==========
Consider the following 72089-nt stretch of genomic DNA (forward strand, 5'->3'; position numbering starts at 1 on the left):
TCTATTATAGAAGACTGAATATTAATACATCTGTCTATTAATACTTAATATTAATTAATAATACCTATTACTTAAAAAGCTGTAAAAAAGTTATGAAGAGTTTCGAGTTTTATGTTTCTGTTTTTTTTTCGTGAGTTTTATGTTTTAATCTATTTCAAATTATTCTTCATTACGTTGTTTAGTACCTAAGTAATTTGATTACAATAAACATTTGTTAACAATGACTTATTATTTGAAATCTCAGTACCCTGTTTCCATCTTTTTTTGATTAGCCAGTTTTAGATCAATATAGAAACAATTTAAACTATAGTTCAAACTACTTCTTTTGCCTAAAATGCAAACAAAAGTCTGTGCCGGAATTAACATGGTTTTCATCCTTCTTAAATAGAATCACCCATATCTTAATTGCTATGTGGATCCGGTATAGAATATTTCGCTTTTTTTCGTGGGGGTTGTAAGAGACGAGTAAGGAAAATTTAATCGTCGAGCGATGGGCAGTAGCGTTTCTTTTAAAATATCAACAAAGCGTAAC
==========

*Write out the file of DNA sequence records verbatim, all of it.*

Consider the following 72089-nt stretch of genomic DNA (forward strand, 5'->3'; position numbering starts at 1 on the left):
TCTATTATAGAAGACTGAATATTAATACATCTGTCTATTAATACTTAATATTAATTAATAATACCTATTACTTAAAAAGCTGTAAAAAAGTTATGAAGAGTTTCGAGTTTTATGTTTCTGTTTTTTTTTCGTGAGTTTTATGTTTTAATCTATTTCAAATTATTCTTCATTACGTTGTTTAGTACCTAAGTAATTTGATTACAATAAACATTTGTTAACAATGACTTATTATTTGAAATCTCAGTACCCTGTTTCCATCTTTTTTTGATTAGCCAGTTTTAGATCAATATAGAAACAATTTAAACTATAGTTCAAACTACTTCTTTTGCCTAAAATGCAAACAAAAGTCTGTGCCGGAATTAACATGGTTTTCATCCTTCTTAAATAGAATCACCCATATCTTAATTGCTATGTGGATCCGGTATAGAATATTTCGCTTTTTTTCGTGGGGGTTGTAAGAGACGAGTAAGGAAAATTTAATCGTCGAGCGATGGGCAGTAGCGTTTCTTTTAAAATATCAACAAAGCGTAAC